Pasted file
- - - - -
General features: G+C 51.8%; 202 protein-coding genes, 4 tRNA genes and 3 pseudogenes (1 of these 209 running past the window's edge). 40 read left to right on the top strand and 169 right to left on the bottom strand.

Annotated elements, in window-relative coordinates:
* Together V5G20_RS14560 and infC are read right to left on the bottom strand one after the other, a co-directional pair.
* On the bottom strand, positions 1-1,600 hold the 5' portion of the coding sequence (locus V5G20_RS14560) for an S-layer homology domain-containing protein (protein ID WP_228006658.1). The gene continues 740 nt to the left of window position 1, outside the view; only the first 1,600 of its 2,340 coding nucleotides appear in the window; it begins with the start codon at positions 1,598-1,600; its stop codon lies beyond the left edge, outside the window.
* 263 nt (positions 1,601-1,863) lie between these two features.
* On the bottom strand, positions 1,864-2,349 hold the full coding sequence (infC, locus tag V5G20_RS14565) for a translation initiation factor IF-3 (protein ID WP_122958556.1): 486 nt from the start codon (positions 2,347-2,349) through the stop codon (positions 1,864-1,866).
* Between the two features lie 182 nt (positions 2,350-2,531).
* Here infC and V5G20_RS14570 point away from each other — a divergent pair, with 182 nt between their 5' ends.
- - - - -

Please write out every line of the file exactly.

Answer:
General features: G+C 51.8%; 202 protein-coding genes, 4 tRNA genes and 3 pseudogenes (1 of these 209 running past the window's edge). 40 read left to right on the top strand and 169 right to left on the bottom strand.

Annotated elements, in window-relative coordinates:
* Together V5G20_RS14560 and infC are read right to left on the bottom strand one after the other, a co-directional pair.
* On the bottom strand, positions 1-1,600 hold the 5' portion of the coding sequence (locus V5G20_RS14560) for an S-layer homology domain-containing protein (protein ID WP_228006658.1). The gene continues 740 nt to the left of window position 1, outside the view; only the first 1,600 of its 2,340 coding nucleotides appear in the window; it begins with the start codon at positions 1,598-1,600; its stop codon lies beyond the left edge, outside the window.
* 263 nt (positions 1,601-1,863) lie between these two features.
* On the bottom strand, positions 1,864-2,349 hold the full coding sequence (infC, locus tag V5G20_RS14565) for a translation initiation factor IF-3 (protein ID WP_122958556.1): 486 nt from the start codon (positions 2,347-2,349) through the stop codon (positions 1,864-1,866).
* Between the two features lie 182 nt (positions 2,350-2,531).
* Here infC and V5G20_RS14570 point away from each other — a divergent pair, with 182 nt between their 5' ends.